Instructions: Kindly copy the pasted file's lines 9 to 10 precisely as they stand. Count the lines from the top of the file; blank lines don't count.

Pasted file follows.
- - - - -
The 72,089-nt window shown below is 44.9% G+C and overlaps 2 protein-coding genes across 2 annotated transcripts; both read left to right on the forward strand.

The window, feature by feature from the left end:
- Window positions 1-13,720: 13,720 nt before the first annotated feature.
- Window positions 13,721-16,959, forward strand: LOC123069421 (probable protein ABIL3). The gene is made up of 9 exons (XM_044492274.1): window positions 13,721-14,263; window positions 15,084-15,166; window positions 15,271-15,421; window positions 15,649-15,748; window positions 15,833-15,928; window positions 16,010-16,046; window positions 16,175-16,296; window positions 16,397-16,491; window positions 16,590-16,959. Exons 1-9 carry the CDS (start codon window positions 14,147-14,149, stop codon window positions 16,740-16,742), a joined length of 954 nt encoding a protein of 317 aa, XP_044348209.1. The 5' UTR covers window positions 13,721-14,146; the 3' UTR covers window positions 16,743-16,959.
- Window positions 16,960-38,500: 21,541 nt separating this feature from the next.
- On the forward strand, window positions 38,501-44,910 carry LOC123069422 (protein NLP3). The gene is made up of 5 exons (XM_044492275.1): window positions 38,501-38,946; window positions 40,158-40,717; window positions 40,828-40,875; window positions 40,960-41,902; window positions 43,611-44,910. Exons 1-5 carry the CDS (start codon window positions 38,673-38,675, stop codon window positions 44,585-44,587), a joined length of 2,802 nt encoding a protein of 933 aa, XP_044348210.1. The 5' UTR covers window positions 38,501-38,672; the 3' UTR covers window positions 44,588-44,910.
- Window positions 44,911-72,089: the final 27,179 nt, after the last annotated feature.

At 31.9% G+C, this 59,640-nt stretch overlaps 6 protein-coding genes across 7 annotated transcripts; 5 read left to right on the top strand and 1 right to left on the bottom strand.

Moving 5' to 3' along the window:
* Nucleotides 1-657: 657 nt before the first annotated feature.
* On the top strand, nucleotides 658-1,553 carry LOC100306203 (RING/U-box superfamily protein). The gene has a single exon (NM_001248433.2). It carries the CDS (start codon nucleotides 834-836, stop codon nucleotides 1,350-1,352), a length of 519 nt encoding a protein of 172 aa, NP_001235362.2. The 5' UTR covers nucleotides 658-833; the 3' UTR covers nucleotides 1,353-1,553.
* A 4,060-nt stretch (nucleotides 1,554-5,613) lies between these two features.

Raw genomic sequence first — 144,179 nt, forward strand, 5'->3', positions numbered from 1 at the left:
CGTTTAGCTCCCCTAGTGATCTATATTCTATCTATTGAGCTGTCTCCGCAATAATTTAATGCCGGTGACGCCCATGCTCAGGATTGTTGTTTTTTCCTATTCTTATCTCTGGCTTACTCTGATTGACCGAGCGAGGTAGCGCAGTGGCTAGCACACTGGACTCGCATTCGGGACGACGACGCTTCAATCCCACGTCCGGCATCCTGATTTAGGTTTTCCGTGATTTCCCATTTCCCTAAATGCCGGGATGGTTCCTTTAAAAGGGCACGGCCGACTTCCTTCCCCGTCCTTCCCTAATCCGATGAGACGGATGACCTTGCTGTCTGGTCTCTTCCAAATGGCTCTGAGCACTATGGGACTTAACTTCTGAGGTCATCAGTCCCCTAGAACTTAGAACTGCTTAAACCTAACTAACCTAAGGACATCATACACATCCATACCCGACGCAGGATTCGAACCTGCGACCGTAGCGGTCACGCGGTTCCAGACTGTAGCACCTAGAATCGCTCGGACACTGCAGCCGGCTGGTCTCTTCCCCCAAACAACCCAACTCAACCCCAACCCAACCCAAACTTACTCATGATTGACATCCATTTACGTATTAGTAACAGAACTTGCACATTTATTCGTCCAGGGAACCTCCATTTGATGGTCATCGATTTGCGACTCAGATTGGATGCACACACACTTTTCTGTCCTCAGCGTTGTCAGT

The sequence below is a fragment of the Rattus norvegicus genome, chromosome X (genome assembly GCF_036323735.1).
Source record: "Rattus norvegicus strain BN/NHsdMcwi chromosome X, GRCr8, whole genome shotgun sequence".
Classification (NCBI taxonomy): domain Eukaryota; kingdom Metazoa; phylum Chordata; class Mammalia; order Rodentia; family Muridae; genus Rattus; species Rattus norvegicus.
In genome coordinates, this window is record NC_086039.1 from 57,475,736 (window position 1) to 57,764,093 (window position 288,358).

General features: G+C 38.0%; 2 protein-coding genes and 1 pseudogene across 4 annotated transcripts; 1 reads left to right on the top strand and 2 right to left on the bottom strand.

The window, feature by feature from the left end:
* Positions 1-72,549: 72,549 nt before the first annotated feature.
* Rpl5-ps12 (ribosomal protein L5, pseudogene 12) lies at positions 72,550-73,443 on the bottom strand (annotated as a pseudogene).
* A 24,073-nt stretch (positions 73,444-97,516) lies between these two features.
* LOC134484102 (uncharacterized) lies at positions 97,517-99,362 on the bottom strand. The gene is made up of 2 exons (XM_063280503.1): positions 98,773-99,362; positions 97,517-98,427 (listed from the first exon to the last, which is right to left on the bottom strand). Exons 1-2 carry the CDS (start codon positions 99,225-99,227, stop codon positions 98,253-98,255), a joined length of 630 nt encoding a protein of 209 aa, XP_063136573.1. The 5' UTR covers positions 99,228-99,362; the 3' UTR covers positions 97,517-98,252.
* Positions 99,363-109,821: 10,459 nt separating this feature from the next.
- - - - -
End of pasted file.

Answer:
Moving 5' to 3' along the window:
* Nucleotides 1-657: 657 nt before the first annotated feature.